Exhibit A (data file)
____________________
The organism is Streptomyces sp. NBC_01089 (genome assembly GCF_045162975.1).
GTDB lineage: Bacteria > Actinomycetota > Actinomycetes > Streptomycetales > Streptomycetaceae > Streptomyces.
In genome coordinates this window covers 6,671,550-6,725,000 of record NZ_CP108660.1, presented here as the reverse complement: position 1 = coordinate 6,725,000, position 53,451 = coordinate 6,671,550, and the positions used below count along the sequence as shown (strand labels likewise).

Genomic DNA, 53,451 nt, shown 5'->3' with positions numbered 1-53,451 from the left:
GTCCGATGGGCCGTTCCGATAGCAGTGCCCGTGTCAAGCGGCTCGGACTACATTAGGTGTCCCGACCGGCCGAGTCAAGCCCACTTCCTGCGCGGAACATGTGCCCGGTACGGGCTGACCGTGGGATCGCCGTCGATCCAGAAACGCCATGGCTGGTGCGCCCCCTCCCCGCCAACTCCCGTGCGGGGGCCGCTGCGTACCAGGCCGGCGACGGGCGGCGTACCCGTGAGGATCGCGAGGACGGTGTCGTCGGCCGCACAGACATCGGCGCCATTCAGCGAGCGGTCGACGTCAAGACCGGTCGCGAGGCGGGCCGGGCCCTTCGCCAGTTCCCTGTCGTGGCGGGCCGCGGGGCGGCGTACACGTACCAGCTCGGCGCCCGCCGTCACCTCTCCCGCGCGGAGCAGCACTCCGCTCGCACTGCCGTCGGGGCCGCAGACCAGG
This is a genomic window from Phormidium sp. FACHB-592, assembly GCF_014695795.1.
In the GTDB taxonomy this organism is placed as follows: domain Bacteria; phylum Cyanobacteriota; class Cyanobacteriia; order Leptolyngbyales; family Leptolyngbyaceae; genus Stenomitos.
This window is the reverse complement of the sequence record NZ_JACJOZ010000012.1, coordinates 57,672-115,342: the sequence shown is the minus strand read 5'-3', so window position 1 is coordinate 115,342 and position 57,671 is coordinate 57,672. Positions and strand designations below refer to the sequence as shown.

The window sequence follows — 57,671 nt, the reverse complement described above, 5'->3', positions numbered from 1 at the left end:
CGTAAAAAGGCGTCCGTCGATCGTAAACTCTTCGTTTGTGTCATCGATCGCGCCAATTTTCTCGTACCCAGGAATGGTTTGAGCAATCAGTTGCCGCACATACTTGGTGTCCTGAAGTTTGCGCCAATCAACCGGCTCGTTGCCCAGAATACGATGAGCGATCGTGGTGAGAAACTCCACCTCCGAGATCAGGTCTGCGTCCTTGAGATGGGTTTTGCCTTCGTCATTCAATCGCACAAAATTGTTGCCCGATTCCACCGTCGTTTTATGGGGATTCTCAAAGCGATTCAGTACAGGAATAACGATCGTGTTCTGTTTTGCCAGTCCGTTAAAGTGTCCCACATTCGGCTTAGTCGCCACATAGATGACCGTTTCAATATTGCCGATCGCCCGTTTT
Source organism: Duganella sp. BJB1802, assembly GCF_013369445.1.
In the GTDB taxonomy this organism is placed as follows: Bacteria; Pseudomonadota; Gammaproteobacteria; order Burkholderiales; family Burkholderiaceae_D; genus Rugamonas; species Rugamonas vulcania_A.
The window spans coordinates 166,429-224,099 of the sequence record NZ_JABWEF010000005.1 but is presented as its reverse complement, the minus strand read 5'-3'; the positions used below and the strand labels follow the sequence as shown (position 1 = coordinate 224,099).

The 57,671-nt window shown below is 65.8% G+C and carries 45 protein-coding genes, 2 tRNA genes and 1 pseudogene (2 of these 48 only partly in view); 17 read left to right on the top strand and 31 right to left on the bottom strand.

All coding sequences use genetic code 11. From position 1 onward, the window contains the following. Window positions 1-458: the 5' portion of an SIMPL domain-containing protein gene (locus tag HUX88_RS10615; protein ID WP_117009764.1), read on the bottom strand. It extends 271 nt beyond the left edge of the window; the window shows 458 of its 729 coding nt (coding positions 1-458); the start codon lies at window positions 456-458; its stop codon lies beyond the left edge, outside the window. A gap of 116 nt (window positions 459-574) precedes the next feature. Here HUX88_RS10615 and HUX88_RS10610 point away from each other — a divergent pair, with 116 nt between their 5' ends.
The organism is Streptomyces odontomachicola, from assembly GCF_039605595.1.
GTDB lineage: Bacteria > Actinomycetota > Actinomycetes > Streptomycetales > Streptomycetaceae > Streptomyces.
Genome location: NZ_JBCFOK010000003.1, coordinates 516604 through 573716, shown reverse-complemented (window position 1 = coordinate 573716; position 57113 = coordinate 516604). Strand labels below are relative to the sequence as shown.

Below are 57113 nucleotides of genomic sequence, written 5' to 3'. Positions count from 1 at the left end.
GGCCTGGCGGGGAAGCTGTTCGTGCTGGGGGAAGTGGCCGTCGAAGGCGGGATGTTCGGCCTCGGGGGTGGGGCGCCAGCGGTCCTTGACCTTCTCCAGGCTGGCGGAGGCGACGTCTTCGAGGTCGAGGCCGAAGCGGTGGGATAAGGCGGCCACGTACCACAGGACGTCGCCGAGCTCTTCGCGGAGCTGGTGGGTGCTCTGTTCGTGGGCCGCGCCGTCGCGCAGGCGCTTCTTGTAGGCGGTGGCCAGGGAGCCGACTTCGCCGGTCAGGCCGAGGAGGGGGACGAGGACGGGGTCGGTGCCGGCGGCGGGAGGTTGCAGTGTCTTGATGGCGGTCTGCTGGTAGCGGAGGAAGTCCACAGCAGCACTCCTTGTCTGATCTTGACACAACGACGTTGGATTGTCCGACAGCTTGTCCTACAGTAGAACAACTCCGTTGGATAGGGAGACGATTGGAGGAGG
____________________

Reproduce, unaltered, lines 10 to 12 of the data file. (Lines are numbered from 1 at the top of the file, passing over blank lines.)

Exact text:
CGTAAAAAGGCGTCCGTCGATCGTAAACTCTTCGTTTGTGTCATCGATCGCGCCAATTTTCTCGTACCCAGGAATGGTTTGAGCAATCAGTTGCCGCACATACTTGGTGTCCTGAAGTTTGCGCCAATCAACCGGCTCGTTGCCCAGAATACGATGAGCGATCGTGGTGAGAAACTCCACCTCCGAGATCAGGTCTGCGTCCTTGAGATGGGTTTTGCCTTCGTCATTCAATCGCACAAAATTGTTGCCCGATTCCACCGTCGTTTTATGGGGATTCTCAAAGCGATTCAGTACAGGAATAACGATCGTGTTCTGTTTTGCCAGTCCGTTAAAGTGTCCCACATTCGGCTTAGTCGCCACATAGATGACCGTTTCAATATTGCCGATCGCCCGTTTT
Source organism: Duganella sp. BJB1802, assembly GCF_013369445.1.
In the GTDB taxonomy this organism is placed as follows: Bacteria; Pseudomonadota; Gammaproteobacteria; order Burkholderiales; family Burkholderiaceae_D; genus Rugamonas; species Rugamonas vulcania_A.